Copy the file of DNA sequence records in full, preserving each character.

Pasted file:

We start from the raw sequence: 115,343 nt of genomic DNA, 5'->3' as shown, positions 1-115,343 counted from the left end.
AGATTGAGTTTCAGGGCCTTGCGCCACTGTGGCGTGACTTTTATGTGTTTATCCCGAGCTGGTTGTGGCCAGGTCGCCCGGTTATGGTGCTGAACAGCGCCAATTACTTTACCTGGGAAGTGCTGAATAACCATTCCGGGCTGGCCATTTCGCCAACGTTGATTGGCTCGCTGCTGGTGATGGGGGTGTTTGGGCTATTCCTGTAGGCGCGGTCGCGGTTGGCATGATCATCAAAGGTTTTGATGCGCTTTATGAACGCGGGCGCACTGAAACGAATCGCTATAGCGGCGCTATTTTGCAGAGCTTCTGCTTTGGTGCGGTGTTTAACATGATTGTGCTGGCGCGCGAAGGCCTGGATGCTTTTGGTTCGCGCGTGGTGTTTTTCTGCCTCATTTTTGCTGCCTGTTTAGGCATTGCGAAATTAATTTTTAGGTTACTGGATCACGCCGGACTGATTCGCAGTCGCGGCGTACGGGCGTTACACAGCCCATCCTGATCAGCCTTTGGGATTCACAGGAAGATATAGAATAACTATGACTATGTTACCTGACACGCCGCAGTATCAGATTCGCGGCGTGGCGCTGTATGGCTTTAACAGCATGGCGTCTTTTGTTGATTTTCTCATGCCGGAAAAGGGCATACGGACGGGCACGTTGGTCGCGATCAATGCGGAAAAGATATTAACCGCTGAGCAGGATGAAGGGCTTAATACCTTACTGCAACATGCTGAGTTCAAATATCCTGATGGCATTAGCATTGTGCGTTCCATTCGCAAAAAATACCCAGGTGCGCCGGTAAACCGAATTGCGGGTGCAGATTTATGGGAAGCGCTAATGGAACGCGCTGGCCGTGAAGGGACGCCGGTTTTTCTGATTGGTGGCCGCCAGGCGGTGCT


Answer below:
We start from the raw sequence: 115,343 nt of genomic DNA, 5'->3' as shown, positions 1-115,343 counted from the left end.
AGATTGAGTTTCAGGGCCTTGCGCCACTGTGGCGTGACTTTTATGTGTTTATCCCGAGCTGGTTGTGGCCAGGTCGCCCGGTTATGGTGCTGAACAGCGCCAATTACTTTACCTGGGAAGTGCTGAATAACCATTCCGGGCTGGCCATTTCGCCAACGTTGATTGGCTCGCTGCTGGTGATGGGGGTGTTTGGGCTATTCCTGTAGGCGCGGTCGCGGTTGGCATGATCATCAAAGGTTTTGATGCGCTTTATGAACGCGGGCGCACTGAAACGAATCGCTATAGCGGCGCTATTTTGCAGAGCTTCTGCTTTGGTGCGGTGTTTAACATGATTGTGCTGGCGCGCGAAGGCCTGGATGCTTTTGGTTCGCGCGTGGTGTTTTTCTGCCTCATTTTTGCTGCCTGTTTAGGCATTGCGAAATTAATTTTTAGGTTACTGGATCACGCCGGACTGATTCGCAGTCGCGGCGTACGGGCGTTACACAGCCCATCCTGATCAGCCTTTGGGATTCACAGGAAGATATAGAATAACTATGACTATGTTACCTGACACGCCGCAGTATCAGATTCGCGGCGTGGCGCTGTATGGCTTTAACAGCATGGCGTCTTTTGTTGATTTTCTCATGCCGGAAAAGGGCATACGGACGGGCACGTTGGTCGCGATCAATGCGGAAAAGATATTAACCGCTGAGCAGGATGAAGGGCTTAATACCTTACTGCAACATGCTGAGTTCAAATATCCTGATGGCATTAGCATTGTGCGTTCCATTCGCAAAAAATACCCAGGTGCGCCGGTAAACCGAATTGCGGGTGCAGATTTATGGGAAGCGCTAATGGAACGCGCTGGCCGTGAAGGGACGCCGGTTTTTCTGATTGGTGGCCGCCAGGCGGTGCT